The holidays are fast approaching, and everyone’s thoughts are turning to festivities and gift giving. Parents start making lists of what to get for children, busy human resources departments and holiday planning committees are looking at budgets and coordinating office parties. Employees may be wondering if they should get a little something for the boss, and plan to give holiday cards and small gifts to co-workers to acknowledge the season and thank them for support and camaraderie at work. It’s a good time to think about workplace gift giving etiquette.
Hilka Klinkenberg, Office Depot’s holiday etiquette expert, recommends being culturally sensitive when giving gifts at work, and keeping workplace gifts related to the business and working relationship when possible. She also recommends refraining from gag gifts that could be inappropriate or misunderstood, and staying within an appropriate budget. Don’t gift lavish gifts to casual co-workers or bosses or spend money you don’t have on workplace gifts.
Appropriate Workplace Gifts
While it’s thoughtful to give a gift at work that is related to personal interests or hobbies of a co-worker or boss, it’s best to give gifts that are work-related. A boss that writes personal thank you notes to employees and clients may like a nice pen set. A co-worker who struggles with a stiff back after long days at the office will appreciate a lumbar support cushion.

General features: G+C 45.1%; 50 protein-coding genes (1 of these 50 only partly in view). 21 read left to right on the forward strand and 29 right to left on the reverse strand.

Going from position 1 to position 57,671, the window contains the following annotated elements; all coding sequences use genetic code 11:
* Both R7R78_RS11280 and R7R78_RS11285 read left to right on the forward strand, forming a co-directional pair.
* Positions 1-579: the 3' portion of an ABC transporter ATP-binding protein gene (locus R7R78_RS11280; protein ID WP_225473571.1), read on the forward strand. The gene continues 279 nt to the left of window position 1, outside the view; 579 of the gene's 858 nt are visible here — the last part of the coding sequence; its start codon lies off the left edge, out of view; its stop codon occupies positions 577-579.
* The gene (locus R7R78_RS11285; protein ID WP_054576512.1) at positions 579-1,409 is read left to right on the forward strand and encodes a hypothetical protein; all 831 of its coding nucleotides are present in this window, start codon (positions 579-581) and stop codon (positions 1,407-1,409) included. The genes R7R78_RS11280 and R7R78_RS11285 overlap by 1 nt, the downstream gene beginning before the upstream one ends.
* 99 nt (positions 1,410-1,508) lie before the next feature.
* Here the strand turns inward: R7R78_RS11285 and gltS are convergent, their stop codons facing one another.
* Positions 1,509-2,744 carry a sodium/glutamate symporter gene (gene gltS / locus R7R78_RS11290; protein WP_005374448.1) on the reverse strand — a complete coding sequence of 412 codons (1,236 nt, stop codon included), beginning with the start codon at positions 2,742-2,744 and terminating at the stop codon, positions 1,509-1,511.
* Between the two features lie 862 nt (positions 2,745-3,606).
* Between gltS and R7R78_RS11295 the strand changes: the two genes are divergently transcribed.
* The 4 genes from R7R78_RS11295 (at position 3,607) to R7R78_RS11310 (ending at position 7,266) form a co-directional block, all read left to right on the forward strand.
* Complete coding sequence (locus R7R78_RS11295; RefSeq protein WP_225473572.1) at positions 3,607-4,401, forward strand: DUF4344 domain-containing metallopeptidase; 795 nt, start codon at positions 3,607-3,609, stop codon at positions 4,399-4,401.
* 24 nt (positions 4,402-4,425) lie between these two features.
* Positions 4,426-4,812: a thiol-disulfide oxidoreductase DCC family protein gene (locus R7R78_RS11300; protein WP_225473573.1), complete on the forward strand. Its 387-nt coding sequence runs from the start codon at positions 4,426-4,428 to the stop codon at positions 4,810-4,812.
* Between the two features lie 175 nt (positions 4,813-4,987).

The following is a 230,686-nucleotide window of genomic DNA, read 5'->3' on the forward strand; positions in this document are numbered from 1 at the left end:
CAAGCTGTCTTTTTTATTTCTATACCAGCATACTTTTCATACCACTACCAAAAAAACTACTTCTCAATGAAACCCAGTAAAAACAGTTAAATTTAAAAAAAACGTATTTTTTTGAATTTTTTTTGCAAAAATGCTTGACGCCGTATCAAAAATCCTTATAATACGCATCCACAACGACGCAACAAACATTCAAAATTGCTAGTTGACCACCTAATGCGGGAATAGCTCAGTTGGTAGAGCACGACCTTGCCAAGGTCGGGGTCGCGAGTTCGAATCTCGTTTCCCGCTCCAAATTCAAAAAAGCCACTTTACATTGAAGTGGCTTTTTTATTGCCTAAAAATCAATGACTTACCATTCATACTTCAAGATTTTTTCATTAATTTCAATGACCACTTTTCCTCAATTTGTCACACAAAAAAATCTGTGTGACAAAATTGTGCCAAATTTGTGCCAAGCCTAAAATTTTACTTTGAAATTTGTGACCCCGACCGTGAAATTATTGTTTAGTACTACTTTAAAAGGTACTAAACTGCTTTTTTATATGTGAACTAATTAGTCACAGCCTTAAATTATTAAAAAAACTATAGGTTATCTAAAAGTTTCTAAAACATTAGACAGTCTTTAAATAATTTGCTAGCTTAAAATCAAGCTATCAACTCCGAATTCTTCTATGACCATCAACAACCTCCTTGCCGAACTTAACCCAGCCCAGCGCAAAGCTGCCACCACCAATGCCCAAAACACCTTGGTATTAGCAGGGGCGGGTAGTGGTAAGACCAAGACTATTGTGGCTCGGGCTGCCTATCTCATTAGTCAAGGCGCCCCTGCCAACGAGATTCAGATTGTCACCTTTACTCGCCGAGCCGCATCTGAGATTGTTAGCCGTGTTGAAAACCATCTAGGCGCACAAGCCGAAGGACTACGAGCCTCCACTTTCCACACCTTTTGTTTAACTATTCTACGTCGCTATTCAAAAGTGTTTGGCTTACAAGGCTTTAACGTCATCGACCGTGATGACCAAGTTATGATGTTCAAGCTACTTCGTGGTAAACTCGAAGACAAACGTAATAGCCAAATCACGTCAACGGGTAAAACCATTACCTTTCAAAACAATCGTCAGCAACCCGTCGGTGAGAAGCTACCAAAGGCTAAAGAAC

In “The Unspoken Etiquette of Workplace Gift-Giving,” Mary Ellen Slayter reminds her readers to check their employee handbook before gift giving to make sure they don’t violate any company rules or regulations. This is especially important for employees working in government agencies. Slayter also recommends non-religious workplace holiday greetings and gifts to avoid assuming anything or creating any awkward situations.
What to Give the Boss
Many employees may about getting a gift for the boss, but should be very cautious about it, advises career advice specialist Penelope Trunk. She advises a handwritten note for the boss at holiday gift-giving time instead of a bottle of wine, a desk knick-knack, or a tie clip. Everyone likes to be appreciated and acknowledged, even the boss, and a handwritten note that cites how your boss inspired you, helped your career goals, or coached you, is an opportunity to improve your working relationship.
When deciding whether or not to buy a gift for your boss, refer to Emily Post’s FAQs about the Workplace and the Holidays. She advises relying on knowledge and tact during the holidays at work, and says no to giving the boss a gift unless it’s a group gift.
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